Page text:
While many in South Africa were celebrating National Women’s Day last week, Huawei was hosting its annual developer’s conference. The notable announcement during the event came in the form of a new operating system which the Chinese firm is calling HarmonyOS.
With Huawei rumoured to have its own mobile operating system in the works, HarmonyOS is not designed for smartphones, but rather other smart devices, like smartwatches, TVs and speakers.
As such this is a similar move to what Samsung has done with Tizen, although it’s worth noting that the South Korean company has since utilised the OS in a handful of phones.
It’s therefore not outside the realm of possibility that Huawei chooses to pivot HarmonyOS to phones, but now it remains focused on smart devices.
A modularized #HarmonyOS can be nested to adapt flexibly to any device to create a seamless cross-device experience. Developed via the distributed capability kit, it builds the foundation of a shared developer ecosystem #HDC2019 pic.twitter.com/2TD9cgtdG8
— Huawei Mobile (@HuaweiMobile) August 9, 2019
To that end Huawei explains that is new operating system is different from what competitors offer in the market, with HarmonyOS being able to work across a multitude of platforms, the firm explains. Does that mean it could be used for an IoT ecosystem?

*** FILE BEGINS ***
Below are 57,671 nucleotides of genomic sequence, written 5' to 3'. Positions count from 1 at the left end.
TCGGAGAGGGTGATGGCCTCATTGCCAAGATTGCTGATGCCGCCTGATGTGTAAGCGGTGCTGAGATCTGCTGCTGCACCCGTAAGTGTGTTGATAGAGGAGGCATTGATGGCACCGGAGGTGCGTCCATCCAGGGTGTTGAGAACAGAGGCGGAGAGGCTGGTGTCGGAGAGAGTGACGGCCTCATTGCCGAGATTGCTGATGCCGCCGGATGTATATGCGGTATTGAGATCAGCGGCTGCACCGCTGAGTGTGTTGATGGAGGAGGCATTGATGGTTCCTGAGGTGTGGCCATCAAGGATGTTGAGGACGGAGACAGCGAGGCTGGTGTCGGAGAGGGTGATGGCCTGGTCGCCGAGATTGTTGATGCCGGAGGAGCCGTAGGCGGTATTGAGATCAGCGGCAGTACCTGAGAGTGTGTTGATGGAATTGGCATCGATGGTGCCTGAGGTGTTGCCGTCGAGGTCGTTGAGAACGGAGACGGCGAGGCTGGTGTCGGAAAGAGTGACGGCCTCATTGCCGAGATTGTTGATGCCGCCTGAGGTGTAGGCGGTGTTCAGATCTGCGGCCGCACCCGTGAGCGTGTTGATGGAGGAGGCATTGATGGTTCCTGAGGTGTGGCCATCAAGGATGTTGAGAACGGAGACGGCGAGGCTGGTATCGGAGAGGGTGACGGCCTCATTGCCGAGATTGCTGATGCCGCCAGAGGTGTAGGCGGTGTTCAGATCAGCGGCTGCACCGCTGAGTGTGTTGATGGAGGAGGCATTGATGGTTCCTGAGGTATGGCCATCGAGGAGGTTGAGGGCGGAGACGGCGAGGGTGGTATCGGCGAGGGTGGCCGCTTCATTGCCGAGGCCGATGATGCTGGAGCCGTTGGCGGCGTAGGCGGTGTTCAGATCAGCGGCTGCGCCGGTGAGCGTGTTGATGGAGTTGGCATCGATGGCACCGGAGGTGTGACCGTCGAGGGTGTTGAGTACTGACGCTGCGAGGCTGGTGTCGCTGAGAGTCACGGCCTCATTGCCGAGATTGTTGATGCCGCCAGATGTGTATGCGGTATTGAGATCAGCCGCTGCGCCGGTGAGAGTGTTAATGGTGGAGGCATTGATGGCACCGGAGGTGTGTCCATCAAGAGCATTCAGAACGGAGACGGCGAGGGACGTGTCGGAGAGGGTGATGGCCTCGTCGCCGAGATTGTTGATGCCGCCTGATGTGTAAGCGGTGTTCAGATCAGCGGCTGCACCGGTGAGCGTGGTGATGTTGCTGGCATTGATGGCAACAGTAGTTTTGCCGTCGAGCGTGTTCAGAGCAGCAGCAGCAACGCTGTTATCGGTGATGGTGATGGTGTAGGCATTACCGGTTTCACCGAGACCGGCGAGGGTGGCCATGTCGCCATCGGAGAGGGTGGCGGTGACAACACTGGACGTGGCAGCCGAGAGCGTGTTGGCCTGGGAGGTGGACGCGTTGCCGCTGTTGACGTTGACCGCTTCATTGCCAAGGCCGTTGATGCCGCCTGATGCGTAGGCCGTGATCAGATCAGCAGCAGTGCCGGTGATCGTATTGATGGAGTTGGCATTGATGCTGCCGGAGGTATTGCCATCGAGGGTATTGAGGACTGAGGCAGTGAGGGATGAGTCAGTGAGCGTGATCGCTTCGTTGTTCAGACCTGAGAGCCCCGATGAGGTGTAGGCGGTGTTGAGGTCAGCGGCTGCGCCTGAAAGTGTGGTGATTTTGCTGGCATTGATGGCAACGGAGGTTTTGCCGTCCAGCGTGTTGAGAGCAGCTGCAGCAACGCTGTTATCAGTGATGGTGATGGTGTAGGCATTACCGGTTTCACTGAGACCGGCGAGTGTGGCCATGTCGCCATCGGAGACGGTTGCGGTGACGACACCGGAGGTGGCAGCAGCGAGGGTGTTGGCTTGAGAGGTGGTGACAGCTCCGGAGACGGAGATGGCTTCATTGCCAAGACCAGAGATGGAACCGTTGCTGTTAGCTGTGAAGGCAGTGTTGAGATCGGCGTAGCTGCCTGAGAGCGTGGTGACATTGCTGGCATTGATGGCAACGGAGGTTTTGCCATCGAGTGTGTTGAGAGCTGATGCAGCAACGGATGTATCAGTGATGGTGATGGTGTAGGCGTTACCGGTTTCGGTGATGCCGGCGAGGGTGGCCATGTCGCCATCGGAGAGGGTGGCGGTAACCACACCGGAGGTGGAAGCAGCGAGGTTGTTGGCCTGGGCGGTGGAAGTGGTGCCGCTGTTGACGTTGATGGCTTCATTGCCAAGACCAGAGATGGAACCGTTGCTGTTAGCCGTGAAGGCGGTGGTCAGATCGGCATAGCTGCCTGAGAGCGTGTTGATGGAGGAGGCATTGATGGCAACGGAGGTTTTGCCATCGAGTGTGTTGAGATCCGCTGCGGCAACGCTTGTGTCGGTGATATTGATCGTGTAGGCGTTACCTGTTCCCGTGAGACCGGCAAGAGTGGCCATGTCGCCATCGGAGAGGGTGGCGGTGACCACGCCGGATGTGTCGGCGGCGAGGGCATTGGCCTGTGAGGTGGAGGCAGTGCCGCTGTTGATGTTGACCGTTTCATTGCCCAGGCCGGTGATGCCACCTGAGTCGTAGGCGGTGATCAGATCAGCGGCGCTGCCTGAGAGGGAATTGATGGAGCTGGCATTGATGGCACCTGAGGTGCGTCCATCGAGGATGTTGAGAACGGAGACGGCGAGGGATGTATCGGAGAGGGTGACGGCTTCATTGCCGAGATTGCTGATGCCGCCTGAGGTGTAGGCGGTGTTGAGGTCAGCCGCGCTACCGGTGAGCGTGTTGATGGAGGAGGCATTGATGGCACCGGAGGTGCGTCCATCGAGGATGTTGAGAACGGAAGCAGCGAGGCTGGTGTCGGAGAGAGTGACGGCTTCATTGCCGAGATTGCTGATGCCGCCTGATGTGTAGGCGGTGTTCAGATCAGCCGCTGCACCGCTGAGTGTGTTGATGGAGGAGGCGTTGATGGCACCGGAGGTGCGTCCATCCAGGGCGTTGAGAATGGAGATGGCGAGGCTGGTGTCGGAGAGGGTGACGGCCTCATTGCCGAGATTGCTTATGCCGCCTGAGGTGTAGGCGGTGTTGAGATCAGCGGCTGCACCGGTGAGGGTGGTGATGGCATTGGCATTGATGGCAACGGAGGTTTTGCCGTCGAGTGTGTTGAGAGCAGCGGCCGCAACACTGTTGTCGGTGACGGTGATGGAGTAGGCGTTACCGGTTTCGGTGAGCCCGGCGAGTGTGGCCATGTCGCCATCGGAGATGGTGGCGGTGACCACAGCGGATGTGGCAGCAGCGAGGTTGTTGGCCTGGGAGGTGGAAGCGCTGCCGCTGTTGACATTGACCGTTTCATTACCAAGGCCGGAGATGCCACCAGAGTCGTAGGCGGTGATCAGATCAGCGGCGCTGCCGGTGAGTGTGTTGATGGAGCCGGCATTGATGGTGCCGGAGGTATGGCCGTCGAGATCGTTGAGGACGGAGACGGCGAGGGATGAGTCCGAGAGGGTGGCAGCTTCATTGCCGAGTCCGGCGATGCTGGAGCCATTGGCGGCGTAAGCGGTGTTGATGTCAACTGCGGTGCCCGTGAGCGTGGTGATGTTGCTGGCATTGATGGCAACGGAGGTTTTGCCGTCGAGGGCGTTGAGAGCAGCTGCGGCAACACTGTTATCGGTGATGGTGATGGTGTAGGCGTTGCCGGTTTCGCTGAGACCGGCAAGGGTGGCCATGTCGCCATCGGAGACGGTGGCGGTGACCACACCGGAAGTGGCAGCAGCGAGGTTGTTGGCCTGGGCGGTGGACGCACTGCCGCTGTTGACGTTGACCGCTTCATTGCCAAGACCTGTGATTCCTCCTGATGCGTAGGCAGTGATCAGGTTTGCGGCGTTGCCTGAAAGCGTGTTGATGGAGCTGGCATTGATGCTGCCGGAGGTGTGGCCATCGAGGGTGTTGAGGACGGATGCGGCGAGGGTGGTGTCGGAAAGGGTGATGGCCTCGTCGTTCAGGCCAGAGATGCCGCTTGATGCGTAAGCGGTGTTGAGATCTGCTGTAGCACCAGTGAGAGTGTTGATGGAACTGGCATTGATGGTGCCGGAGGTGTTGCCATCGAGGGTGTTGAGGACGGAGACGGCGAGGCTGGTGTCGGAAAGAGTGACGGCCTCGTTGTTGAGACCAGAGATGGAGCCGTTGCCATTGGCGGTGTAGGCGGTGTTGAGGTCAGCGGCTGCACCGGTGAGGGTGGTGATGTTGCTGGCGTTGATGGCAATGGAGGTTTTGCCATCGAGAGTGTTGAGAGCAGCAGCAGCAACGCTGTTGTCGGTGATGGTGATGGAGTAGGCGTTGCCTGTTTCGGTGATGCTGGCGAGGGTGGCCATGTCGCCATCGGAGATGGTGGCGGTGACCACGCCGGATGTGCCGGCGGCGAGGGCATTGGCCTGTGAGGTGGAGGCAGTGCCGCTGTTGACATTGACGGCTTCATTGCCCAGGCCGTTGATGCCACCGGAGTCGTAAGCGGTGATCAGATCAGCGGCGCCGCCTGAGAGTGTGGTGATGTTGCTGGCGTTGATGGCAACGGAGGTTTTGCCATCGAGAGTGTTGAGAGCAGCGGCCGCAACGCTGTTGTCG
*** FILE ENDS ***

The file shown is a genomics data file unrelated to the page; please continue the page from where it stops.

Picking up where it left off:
While Huawei did not comment on that, the company did unpack some of the technical aspects that HarmonyOS is built upon.
“HarmonyOS is completely different from Android and iOS. It is a microkernel-based, distributed OS that delivers a smooth experience across all scenarios. It has trustworthy and secure architecture, and it supports seamless collaboration across devices. You can develop your apps once, then flexibly deploy them across a range of different devices,” noted Richard Yu, CEO of Huawei Consumer Business Group.
“HarmonyOS is a lightweight, compact operating system with powerful functionality, and it will first be used for smart devices like smart watches, smart screens, in-vehicle systems, and smart speakers. Through this implementation Huawei aims to establish an integrated and shared ecosystem across devices, create a secure and reliable runtime environment, and deliver a holistic intelligent experience across every interaction with every device,” the firm added.
For now there has been no official timeline for a launch of HarmonyOS, but it has already been spotted as the native operating system on some upcoming Honor Smart TVs, set to debut in China.
As for when those residing outside of China will be able to experience HarmonyOS remains to be seen, but with South Africa being one of Huawei’s key regions, we’re expecting to hear announcements in the not too distant future.
With Huawei likely to debut new hardware at IFA at the beginning of September, it could prove a solid platform to reveal HarmonyOS-sporting devices.